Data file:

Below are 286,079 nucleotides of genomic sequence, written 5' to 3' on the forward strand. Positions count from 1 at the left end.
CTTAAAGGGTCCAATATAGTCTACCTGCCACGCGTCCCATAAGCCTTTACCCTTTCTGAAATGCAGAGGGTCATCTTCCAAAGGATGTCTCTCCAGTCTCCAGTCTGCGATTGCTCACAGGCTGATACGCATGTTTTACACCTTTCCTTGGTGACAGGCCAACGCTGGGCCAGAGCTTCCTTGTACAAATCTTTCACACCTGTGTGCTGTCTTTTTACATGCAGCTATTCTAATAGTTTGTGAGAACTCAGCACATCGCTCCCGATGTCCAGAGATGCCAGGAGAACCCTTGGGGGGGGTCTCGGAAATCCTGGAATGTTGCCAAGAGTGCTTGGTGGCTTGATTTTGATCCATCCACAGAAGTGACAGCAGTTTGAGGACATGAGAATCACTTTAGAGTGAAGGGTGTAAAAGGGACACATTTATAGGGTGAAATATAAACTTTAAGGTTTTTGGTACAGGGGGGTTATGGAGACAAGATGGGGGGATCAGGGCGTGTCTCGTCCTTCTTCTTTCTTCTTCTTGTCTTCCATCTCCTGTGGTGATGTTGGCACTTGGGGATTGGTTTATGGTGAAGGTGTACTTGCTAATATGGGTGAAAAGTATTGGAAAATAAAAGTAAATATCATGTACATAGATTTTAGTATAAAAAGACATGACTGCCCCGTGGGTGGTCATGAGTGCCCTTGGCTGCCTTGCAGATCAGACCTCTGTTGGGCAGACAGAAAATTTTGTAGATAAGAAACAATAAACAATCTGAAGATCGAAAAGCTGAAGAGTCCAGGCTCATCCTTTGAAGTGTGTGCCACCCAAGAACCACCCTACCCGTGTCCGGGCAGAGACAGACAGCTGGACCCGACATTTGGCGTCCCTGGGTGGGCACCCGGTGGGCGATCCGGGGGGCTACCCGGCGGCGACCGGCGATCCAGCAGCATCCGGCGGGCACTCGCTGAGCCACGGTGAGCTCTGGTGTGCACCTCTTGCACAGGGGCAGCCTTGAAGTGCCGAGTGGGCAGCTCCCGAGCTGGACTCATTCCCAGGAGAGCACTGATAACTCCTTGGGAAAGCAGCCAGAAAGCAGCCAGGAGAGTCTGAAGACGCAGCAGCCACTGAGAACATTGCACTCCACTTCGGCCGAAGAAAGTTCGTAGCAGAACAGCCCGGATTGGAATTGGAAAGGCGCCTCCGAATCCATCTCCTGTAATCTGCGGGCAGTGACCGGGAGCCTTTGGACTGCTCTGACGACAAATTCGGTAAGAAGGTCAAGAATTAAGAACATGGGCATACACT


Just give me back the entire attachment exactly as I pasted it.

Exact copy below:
Below are 286,079 nucleotides of genomic sequence, written 5' to 3' on the forward strand. Positions count from 1 at the left end.
CTTAAAGGGTCCAATATAGTCTACCTGCCACGCGTCCCATAAGCCTTTACCCTTTCTGAAATGCAGAGGGTCATCTTCCAAAGGATGTCTCTCCAGTCTCCAGTCTGCGATTGCTCACAGGCTGATACGCATGTTTTACACCTTTCCTTGGTGACAGGCCAACGCTGGGCCAGAGCTTCCTTGTACAAATCTTTCACACCTGTGTGCTGTCTTTTTACATGCAGCTATTCTAATAGTTTGTGAGAACTCAGCACATCGCTCCCGATGTCCAGAGATGCCAGGAGAACCCTTGGGGGGGGTCTCGGAAATCCTGGAATGTTGCCAAGAGTGCTTGGTGGCTTGATTTTGATCCATCCACAGAAGTGACAGCAGTTTGAGGACATGAGAATCACTTTAGAGTGAAGGGTGTAAAAGGGACACATTTATAGGGTGAAATATAAACTTTAAGGTTTTTGGTACAGGGGGGTTATGGAGACAAGATGGGGGGATCAGGGCGTGTCTCGTCCTTCTTCTTTCTTCTTCTTGTCTTCCATCTCCTGTGGTGATGTTGGCACTTGGGGATTGGTTTATGGTGAAGGTGTACTTGCTAATATGGGTGAAAAGTATTGGAAAATAAAAGTAAATATCATGTACATAGATTTTAGTATAAAAAGACATGACTGCCCCGTGGGTGGTCATGAGTGCCCTTGGCTGCCTTGCAGATCAGACCTCTGTTGGGCAGACAGAAAATTTTGTAGATAAGAAACAATAAACAATCTGAAGATCGAAAAGCTGAAGAGTCCAGGCTCATCCTTTGAAGTGTGTGCCACCCAAGAACCACCCTACCCGTGTCCGGGCAGAGACAGACAGCTGGACCCGACATTTGGCGTCCCTGGGTGGGCACCCGGTGGGCGATCCGGGGGGCTACCCGGCGGCGACCGGCGATCCAGCAGCATCCGGCGGGCACTCGCTGAGCCACGGTGAGCTCTGGTGTGCACCTCTTGCACAGGGGCAGCCTTGAAGTGCCGAGTGGGCAGCTCCCGAGCTGGACTCATTCCCAGGAGAGCACTGATAACTCCTTGGGAAAGCAGCCAGAAAGCAGCCAGGAGAGTCTGAAGACGCAGCAGCCACTGAGAACATTGCACTCCACTTCGGCCGAAGAAAGTTCGTAGCAGAACAGCCCGGATTGGAATTGGAAAGGCGCCTCCGAATCCATCTCCTGTAATCTGCGGGCAGTGACCGGGAGCCTTTGGACTGCTCTGACGACAAATTCGGTAAGAAGGTCAAGAATTAAGAACATGGGCATACACT